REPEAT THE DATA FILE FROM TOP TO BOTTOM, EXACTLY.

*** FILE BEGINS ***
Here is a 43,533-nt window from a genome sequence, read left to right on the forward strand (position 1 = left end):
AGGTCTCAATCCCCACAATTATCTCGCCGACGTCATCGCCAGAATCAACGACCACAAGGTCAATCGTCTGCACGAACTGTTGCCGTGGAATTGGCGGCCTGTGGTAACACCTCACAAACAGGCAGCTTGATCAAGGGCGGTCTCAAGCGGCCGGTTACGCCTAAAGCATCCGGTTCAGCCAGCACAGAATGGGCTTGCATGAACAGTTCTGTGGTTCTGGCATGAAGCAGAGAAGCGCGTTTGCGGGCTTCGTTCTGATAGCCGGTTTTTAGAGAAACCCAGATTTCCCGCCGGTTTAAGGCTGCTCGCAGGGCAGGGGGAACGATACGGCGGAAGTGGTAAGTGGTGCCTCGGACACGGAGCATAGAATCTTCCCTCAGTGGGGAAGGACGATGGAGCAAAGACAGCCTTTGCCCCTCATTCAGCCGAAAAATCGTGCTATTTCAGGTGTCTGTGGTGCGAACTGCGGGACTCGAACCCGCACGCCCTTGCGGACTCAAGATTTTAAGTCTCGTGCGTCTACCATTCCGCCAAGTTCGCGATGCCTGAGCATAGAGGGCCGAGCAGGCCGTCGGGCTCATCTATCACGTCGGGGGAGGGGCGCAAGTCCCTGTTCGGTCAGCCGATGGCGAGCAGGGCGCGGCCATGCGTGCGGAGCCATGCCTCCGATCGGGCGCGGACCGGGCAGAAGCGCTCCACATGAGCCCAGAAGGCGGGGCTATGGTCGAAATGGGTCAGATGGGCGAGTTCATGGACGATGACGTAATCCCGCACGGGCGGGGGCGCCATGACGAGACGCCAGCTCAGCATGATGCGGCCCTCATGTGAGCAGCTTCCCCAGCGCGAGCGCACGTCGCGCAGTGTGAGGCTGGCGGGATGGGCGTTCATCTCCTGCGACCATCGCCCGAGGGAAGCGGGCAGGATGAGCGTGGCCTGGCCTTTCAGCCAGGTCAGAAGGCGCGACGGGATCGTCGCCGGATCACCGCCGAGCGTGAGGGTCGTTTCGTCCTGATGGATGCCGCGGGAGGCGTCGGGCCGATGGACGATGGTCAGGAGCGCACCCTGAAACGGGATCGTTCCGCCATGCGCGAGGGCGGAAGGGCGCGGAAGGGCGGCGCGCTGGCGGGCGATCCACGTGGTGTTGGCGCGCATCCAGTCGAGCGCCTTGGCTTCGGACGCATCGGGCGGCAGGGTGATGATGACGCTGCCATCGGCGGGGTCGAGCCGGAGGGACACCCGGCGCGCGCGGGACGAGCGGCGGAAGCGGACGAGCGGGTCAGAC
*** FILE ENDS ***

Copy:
Here is a 43,533-nt window from a genome sequence, read left to right on the forward strand (position 1 = left end):
AGGTCTCAATCCCCACAATTATCTCGCCGACGTCATCGCCAGAATCAACGACCACAAGGTCAATCGTCTGCACGAACTGTTGCCGTGGAATTGGCGGCCTGTGGTAACACCTCACAAACAGGCAGCTTGATCAAGGGCGGTCTCAAGCGGCCGGTTACGCCTAAAGCATCCGGTTCAGCCAGCACAGAATGGGCTTGCATGAACAGTTCTGTGGTTCTGGCATGAAGCAGAGAAGCGCGTTTGCGGGCTTCGTTCTGATAGCCGGTTTTTAGAGAAACCCAGATTTCCCGCCGGTTTAAGGCTGCTCGCAGGGCAGGGGGAACGATACGGCGGAAGTGGTAAGTGGTGCCTCGGACACGGAGCATAGAATCTTCCCTCAGTGGGGAAGGACGATGGAGCAAAGACAGCCTTTGCCCCTCATTCAGCCGAAAAATCGTGCTATTTCAGGTGTCTGTGGTGCGAACTGCGGGACTCGAACCCGCACGCCCTTGCGGACTCAAGATTTTAAGTCTCGTGCGTCTACCATTCCGCCAAGTTCGCGATGCCTGAGCATAGAGGGCCGAGCAGGCCGTCGGGCTCATCTATCACGTCGGGGGAGGGGCGCAAGTCCCTGTTCGGTCAGCCGATGGCGAGCAGGGCGCGGCCATGCGTGCGGAGCCATGCCTCCGATCGGGCGCGGACCGGGCAGAAGCGCTCCACATGAGCCCAGAAGGCGGGGCTATGGTCGAAATGGGTCAGATGGGCGAGTTCATGGACGATGACGTAATCCCGCACGGGCGGGGGCGCCATGACGAGACGCCAGCTCAGCATGATGCGGCCCTCATGTGAGCAGCTTCCCCAGCGCGAGCGCACGTCGCGCAGTGTGAGGCTGGCGGGATGGGCGTTCATCTCCTGCGACCATCGCCCGAGGGAAGCGGGCAGGATGAGCGTGGCCTGGCCTTTCAGCCAGGTCAGAAGGCGCGACGGGATCGTCGCCGGATCACCGCCGAGCGTGAGGGTCGTTTCGTCCTGATGGATGCCGCGGGAGGCGTCGGGCCGATGGACGATGGTCAGGAGCGCACCCTGAAACGGGATCGTTCCGCCATGCGCGAGGGCGGAAGGGCGCGGAAGGGCGGCGCGCTGGCGGGCGATCCACGTGGTGTTGGCGCGCATCCAGTCGAGCGCCTTGGCTTCGGACGCATCGGGCGGCAGGGTGATGATGACGCTGCCATCGGCGGGGTCGAGCCGGAGGGACACCCGGCGCGCGCGGGACGAGCGGCGGAAGCGGACGAGCGGGTCAGAC